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Soundposts

A blog for Seattle music lovers of all stripes, from hip-hop and indie rock to jazz and world music.

Category: Festivals
October 6, 2014 at 4:12 PM

Acclaimed jazz journeymen Lovano and Douglas grace Earshot jazz fest

Only a handful of journeymen jazz players consistently win magazine polls of both critics and readers. Saxophonist Joe Lovano and trumpeter Dave Douglas are longtime members of that club.

Both are coming to the Earshot Jazz Festival in the rarely-seen collaborative group Sound Prints, on Saturday, Oct. 18. It should the highlight of the four-week annual spree.

Lovano and Douglas have carved out a territory that could arguably be called a new mainstream — between roots revivalism and head-exploding experimentalism. No matter how far out they go — into dissonance, free-improvisation, tangential forms or extended instrumental techniques — their music is still blues-drenched, swinging jazz.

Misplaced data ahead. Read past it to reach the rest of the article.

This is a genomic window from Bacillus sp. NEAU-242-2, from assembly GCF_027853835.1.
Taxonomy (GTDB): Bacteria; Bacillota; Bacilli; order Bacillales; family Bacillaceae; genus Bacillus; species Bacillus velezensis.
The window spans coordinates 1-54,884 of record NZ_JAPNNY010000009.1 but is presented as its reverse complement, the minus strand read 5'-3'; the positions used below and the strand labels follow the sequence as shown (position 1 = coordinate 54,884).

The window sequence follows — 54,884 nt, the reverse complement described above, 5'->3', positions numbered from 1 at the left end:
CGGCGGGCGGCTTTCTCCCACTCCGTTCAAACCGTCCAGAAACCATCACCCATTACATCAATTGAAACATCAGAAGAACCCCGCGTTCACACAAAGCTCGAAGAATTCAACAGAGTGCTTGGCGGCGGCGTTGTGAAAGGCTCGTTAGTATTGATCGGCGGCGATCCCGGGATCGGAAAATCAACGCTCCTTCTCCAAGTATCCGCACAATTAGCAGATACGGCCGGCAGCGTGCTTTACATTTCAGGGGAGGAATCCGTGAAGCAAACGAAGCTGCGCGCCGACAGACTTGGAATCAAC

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Comments | Topics: Dave Douglas, Earshot Jazz Festival, Joe Lovano

October 2, 2014 at 11:28 AM

Macefield fest brings The Sonics, The Posies, THEESatisfaction and others to Ballard

A bastion of live-music tradition in a gentrifying city, Seattle’s tight-knit Ballard neighborhood is like a big house with different artists making different work in different rooms.

Fitting, then, that this weekend’s Macefield Music Festival honors the late Edith Macefield, a local musician and folk hero for refusing high-rise developers’ millions to stay put in her 100-year-old cottage. (Think the house in the 2009 Pixar film “Up.”)

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Comments | Topics: Macefield Festival, Posies, The Sonics

September 22, 2014 at 7:40 PM

Even at 57, Monterey Jazz Festival still finding new levels of groove

MONTEREY, Calif. — When Tim Jackson took over the programming of the Monterey Jazz Festival in 1992, he assured its somewhat conservative patrons that he would introduce artistic changes gradually at the parklike Monterey Fairgrounds.